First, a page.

The authors seek to explain why the inner city has remained on the agenda of British governments since the 1960s. Several factors suggest that government attention to the issue should wane over time: the absence of a strong constituency, limited salience to the state's core interests, and the relative failure of past policy. In fact, top government ministers and senior officials have played an active role in maintaining the issue on the agenda. To explain the continued visibility of this issue, one must consider the moral dimension of policy making along with theories of agenda setting.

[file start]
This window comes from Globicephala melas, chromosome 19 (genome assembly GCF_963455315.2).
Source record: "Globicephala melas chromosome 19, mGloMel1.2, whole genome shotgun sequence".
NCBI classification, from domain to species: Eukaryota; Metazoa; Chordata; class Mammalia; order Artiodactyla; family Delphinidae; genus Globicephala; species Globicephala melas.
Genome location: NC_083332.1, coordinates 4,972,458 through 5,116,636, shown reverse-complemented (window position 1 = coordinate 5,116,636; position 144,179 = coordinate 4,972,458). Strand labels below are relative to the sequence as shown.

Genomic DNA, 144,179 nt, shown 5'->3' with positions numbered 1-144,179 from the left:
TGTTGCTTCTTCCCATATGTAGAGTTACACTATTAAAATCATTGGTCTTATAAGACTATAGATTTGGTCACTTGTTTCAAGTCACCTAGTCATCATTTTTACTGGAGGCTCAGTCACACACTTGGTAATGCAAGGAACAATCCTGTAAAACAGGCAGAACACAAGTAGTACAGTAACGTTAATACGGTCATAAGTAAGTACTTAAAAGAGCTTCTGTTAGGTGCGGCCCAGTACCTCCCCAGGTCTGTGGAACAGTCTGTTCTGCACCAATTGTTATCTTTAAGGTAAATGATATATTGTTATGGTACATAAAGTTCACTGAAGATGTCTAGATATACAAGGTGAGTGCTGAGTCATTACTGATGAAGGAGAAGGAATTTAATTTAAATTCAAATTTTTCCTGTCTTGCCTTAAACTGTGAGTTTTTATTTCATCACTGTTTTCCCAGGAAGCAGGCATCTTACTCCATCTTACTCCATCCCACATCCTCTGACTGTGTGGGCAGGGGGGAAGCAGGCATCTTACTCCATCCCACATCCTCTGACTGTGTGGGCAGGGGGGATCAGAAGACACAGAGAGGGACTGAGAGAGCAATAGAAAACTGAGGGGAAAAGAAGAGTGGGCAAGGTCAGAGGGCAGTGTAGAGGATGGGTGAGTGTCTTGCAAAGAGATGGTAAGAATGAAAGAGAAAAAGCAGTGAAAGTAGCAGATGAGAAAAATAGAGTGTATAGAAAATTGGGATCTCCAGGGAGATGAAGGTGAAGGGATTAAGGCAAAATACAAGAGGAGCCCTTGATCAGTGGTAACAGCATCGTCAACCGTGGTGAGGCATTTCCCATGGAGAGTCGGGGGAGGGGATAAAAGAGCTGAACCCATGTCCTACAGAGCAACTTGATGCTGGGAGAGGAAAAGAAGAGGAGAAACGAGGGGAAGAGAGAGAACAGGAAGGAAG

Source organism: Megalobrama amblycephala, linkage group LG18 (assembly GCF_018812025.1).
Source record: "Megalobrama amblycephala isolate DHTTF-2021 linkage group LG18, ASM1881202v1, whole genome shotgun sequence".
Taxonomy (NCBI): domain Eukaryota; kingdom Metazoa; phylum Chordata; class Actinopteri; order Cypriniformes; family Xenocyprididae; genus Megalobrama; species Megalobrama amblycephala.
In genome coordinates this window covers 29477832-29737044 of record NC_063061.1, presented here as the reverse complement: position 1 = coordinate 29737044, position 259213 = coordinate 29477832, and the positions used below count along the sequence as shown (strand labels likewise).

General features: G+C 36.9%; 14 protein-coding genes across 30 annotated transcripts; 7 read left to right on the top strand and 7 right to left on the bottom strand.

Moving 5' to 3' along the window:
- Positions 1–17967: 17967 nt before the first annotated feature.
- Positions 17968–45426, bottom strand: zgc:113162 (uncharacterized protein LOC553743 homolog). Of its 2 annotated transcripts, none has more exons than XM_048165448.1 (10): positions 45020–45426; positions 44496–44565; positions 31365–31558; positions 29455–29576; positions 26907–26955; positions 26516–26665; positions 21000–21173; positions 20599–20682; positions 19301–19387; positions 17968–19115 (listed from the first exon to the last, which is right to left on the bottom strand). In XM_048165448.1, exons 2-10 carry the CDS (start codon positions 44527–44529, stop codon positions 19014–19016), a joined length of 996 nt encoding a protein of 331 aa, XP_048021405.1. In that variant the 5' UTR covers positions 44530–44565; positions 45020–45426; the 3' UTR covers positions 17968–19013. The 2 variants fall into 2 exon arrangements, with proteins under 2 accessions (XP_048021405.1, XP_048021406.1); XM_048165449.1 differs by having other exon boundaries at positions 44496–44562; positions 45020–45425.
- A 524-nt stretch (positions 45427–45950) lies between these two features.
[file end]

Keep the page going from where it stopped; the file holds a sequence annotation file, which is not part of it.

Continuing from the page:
|Number of pages||25|
|Journal||Urban Affairs Review|
|Publication status||Published - Jan 1997|